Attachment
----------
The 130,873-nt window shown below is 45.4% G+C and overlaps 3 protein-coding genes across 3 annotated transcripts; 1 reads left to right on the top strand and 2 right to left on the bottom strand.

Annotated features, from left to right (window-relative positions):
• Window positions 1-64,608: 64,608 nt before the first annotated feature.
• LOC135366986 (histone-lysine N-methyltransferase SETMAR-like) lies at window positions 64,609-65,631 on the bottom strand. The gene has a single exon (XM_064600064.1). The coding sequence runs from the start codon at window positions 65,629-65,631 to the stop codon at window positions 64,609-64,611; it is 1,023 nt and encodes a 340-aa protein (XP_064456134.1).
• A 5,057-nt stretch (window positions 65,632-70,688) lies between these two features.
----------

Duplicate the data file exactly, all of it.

The 130,873-nt window shown below is 45.4% G+C and overlaps 3 protein-coding genes across 3 annotated transcripts; 1 reads left to right on the top strand and 2 right to left on the bottom strand.

Annotated features, from left to right (window-relative positions):
• Window positions 1-64,608: 64,608 nt before the first annotated feature.
• LOC135366986 (histone-lysine N-methyltransferase SETMAR-like) lies at window positions 64,609-65,631 on the bottom strand. The gene has a single exon (XM_064600064.1). The coding sequence runs from the start codon at window positions 65,629-65,631 to the stop codon at window positions 64,609-64,611; it is 1,023 nt and encodes a 340-aa protein (XP_064456134.1).
• A 5,057-nt stretch (window positions 65,632-70,688) lies between these two features.